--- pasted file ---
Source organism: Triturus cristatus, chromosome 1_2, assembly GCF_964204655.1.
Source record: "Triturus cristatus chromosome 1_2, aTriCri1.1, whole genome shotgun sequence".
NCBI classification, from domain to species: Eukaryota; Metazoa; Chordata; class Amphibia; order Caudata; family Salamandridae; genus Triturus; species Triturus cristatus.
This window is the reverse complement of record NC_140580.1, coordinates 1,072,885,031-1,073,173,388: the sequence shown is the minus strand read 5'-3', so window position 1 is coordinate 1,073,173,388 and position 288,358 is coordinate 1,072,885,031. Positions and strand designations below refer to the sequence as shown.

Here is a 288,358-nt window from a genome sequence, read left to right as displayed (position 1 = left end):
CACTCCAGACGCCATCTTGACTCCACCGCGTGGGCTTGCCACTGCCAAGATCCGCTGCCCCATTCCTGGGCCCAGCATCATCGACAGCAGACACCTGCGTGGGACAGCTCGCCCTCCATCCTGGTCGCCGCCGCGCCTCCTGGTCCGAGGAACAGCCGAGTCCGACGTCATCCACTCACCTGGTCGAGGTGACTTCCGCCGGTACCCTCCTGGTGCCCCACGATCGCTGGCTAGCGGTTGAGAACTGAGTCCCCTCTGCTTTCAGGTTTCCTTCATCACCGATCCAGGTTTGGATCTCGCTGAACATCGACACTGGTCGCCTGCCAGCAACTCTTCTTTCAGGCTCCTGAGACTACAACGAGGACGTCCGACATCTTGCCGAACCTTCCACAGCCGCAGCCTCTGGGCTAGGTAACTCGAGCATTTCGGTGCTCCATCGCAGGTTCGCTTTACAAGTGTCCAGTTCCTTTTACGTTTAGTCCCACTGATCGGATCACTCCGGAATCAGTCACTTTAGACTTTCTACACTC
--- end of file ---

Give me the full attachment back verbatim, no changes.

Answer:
Source organism: Triturus cristatus, chromosome 1_2, assembly GCF_964204655.1.
Source record: "Triturus cristatus chromosome 1_2, aTriCri1.1, whole genome shotgun sequence".
NCBI classification, from domain to species: Eukaryota; Metazoa; Chordata; class Amphibia; order Caudata; family Salamandridae; genus Triturus; species Triturus cristatus.
This window is the reverse complement of record NC_140580.1, coordinates 1,072,885,031-1,073,173,388: the sequence shown is the minus strand read 5'-3', so window position 1 is coordinate 1,073,173,388 and position 288,358 is coordinate 1,072,885,031. Positions and strand designations below refer to the sequence as shown.

Here is a 288,358-nt window from a genome sequence, read left to right as displayed (position 1 = left end):
CACTCCAGACGCCATCTTGACTCCACCGCGTGGGCTTGCCACTGCCAAGATCCGCTGCCCCATTCCTGGGCCCAGCATCATCGACAGCAGACACCTGCGTGGGACAGCTCGCCCTCCATCCTGGTCGCCGCCGCGCCTCCTGGTCCGAGGAACAGCCGAGTCCGACGTCATCCACTCACCTGGTCGAGGTGACTTCCGCCGGTACCCTCCTGGTGCCCCACGATCGCTGGCTAGCGGTTGAGAACTGAGTCCCCTCTGCTTTCAGGTTTCCTTCATCACCGATCCAGGTTTGGATCTCGCTGAACATCGACACTGGTCGCCTGCCAGCAACTCTTCTTTCAGGCTCCTGAGACTACAACGAGGACGTCCGACATCTTGCCGAACCTTCCACAGCCGCAGCCTCTGGGCTAGGTAACTCGAGCATTTCGGTGCTCCATCGCAGGTTCGCTTTACAAGTGTCCAGTTCCTTTTACGTTTAGTCCCACTGATCGGATCACTCCGGAATCAGTCACTTTAGACTTTCTACACTC